The 2020 State of the CIO report found that a third of CIOs have a business strategist role and 46% consider themselves as transformational. "We are at the beginning of a maturity journey and it is creating some major changes in best practice," observes Erich Gerber, Senior Vice President of Tibco. 

At the heart of this maturity is the culture change not only within technology teams, but also the wider organisation. Cross functional teams combining the skills of front-line practitioners, technologists and management have proliferated from healthcare to the oil industry, retail to broadcasting. Those organisations that have experimented and succeeded with cross functional teams often go on to reshape the entire organisation and phase out old structures and team titles. Take Geoff Willis, Director of Digital Engineering Transformation at Mercedes-AMG Petronas Motorsport, as head of digital engineering transformation the former trackside race car engineer has led what you could call a merger of IT and the engineers that build the racing cars that take Lewis Hamilton to F1 title after F1 title.

"A few years ago we decided that we needed to look at the digital tools that hold the business together," he says of how the Formula One team reconsidered IT and saw its true value, the glue that helps the business, in their case, literally win. "We extracted people from the IT group and added some of them to the design and engineering group and they looked at the whole enterprise including tools such as the enterprise resource planning (ERP), product lifecycle management (PLM), as well as typical office and HR tools."

Innovation story

Willis' story may be from the forefront of innovation and F1 is not your typical business, but the challenges of winning motor races and winning market share have much in common.  Keeping ahead of the competition relies on a constant stream of new ideas, whether that be in a product or service or the operation of the business and here, yet again, technology teams find themselves in a new and respected place within business. The IDG survey finds new systems and architecture a primary objective of 39% of business technology leaders and their teams and 23% are developing new business strategies and new technologies for the market is a focus for a further 22% of respondents.

Innovation has many faces, one of the most common is the modernisation of business processes and operations. "We created a new target operating model (TOM) which set out to get us away from old ways of working," says James Thomas, CTO of the world's most significant medical research body, the Wellcome Trust.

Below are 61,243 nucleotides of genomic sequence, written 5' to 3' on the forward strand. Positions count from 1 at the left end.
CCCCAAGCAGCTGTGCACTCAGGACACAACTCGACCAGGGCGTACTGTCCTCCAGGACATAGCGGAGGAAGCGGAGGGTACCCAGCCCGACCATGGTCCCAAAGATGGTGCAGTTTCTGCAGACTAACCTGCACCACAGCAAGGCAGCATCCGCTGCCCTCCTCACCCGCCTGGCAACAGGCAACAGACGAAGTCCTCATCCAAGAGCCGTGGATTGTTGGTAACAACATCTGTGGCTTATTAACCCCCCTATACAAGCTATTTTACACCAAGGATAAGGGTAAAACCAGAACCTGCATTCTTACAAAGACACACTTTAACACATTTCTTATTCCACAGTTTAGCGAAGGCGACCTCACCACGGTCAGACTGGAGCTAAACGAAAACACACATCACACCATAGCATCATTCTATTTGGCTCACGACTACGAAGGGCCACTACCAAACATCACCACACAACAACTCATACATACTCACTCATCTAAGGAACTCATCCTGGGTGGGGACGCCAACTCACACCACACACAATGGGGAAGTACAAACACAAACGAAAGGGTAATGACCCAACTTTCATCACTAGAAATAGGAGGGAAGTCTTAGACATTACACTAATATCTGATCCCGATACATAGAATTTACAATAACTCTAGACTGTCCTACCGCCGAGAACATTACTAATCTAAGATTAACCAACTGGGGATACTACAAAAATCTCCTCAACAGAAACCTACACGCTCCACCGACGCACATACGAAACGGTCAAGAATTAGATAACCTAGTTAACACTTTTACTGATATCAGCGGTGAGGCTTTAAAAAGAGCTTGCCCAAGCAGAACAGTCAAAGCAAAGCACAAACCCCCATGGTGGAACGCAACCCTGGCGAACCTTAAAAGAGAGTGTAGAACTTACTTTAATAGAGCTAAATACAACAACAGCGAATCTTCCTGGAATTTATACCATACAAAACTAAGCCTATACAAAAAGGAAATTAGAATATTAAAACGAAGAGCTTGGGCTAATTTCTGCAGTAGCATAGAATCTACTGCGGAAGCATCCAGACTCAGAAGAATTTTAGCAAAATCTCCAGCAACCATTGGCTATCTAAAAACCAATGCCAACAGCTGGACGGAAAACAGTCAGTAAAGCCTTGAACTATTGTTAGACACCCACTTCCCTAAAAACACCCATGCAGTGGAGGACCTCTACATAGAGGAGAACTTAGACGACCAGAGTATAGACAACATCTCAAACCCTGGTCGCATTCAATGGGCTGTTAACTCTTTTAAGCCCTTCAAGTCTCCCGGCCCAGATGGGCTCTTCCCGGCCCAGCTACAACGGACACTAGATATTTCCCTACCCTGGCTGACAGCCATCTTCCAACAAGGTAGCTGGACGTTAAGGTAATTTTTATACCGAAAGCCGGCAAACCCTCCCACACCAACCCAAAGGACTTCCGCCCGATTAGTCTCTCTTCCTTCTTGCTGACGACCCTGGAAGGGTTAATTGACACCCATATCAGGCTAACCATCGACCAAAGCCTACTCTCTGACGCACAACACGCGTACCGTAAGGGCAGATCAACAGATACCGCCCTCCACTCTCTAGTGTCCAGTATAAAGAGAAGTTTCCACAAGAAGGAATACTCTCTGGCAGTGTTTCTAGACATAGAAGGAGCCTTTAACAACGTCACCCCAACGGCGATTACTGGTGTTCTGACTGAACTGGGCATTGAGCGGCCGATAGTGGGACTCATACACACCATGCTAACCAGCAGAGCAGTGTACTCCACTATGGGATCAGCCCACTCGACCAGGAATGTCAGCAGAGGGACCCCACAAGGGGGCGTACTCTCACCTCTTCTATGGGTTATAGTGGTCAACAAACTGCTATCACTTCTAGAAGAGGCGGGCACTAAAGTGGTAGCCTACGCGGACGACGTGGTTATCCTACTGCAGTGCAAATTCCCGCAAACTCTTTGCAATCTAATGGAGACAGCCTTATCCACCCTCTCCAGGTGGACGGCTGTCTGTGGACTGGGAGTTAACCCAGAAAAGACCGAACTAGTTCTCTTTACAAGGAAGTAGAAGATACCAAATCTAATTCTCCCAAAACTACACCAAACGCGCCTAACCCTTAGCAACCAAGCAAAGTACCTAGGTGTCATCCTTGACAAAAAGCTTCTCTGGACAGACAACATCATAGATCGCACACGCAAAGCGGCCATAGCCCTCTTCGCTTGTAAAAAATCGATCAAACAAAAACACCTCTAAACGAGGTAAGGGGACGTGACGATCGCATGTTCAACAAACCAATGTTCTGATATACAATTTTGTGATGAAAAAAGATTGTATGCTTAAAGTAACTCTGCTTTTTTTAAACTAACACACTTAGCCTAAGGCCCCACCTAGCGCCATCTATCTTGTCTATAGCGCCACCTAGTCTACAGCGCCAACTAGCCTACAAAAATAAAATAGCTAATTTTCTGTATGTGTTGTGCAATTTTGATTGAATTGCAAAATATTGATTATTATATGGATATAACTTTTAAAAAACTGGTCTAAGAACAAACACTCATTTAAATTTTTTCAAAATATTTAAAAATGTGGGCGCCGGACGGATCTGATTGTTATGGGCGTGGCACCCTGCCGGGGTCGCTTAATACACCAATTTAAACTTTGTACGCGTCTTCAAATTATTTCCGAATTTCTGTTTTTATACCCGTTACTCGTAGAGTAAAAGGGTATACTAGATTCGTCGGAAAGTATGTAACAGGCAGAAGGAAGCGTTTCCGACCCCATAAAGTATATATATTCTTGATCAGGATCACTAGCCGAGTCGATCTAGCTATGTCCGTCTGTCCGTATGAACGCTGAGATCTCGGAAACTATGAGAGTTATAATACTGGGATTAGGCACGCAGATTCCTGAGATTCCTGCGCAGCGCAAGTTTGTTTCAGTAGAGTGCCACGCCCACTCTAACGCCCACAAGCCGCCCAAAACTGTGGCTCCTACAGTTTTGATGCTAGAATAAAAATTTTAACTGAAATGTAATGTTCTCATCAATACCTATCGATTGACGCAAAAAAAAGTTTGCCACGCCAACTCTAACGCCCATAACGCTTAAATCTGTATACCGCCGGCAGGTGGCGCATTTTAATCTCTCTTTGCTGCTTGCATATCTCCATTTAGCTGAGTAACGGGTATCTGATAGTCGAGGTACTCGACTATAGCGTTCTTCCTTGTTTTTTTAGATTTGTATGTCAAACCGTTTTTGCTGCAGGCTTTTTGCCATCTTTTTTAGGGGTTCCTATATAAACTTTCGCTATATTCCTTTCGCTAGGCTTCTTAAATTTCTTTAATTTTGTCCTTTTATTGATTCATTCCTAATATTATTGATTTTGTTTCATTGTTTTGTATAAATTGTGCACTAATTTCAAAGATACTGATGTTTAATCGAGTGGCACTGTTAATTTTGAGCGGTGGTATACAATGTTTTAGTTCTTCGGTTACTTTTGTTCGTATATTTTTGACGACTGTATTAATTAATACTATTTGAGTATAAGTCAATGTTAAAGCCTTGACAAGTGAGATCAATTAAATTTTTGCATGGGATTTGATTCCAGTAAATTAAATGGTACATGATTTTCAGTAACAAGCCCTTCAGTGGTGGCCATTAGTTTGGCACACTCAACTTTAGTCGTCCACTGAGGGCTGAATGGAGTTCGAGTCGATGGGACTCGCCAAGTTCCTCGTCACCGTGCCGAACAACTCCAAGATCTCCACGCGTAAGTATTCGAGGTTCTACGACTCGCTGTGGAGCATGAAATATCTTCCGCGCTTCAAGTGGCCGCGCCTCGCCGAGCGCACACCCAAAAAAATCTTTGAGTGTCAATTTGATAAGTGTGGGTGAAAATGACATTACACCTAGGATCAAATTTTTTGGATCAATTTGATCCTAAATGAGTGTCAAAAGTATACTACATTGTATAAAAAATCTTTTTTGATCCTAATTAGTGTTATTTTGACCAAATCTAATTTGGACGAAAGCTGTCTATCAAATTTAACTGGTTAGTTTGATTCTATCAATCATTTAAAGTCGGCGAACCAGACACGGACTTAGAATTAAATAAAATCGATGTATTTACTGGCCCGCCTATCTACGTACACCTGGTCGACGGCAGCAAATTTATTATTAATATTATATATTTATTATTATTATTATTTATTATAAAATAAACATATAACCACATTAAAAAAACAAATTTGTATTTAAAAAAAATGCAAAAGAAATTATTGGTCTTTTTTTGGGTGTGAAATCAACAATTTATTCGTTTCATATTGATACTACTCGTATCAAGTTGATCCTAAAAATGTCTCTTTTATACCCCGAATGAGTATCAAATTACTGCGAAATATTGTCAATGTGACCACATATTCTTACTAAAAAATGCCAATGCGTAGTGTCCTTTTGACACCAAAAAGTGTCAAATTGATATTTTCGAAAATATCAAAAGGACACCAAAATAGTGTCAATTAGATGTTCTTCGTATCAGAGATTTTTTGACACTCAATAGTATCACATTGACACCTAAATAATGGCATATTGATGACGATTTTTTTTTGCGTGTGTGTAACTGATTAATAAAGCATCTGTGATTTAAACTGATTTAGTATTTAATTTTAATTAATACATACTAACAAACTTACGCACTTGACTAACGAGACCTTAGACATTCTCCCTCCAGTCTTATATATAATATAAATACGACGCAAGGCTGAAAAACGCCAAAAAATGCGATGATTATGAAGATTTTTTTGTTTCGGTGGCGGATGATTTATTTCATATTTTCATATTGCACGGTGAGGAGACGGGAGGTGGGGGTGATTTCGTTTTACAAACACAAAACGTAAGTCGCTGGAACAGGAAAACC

"We created micro-teams that brought people from projects and operations together and we made them contiguous, they owned their own success and set their agenda," he says of his Digital and Technology department and how it has modernised the operations of the Wellcome Trust.

Thomas has ensured that the digital and technology teams were part of the innovation culture of the Wellcome Trust. "10% time was part of the organisation when I arrived, but only available to the web development team," he says. Now the entire digital and technology workforce has 10% time and Thomas has developed a way to ensure everyone gets 10% time and benefits from it.

As data awareness increases in organisations, many observers and business technology leaders believe organisational culture will continue to change.

"There is a perception that IT has to own the data as they have the technology, but it really should be owned by the respective business line," observes Gerber at Tibco. "Today you have internet of things devices that create data, you have APIs on distributed systems, so organisations need to get to a real time, one screen view that is relevant to all the demands on the business and all business units," he says of how old fashioned structures will continue to collapse and instead technologists and professionals of all types will come together to focus on business outcomes.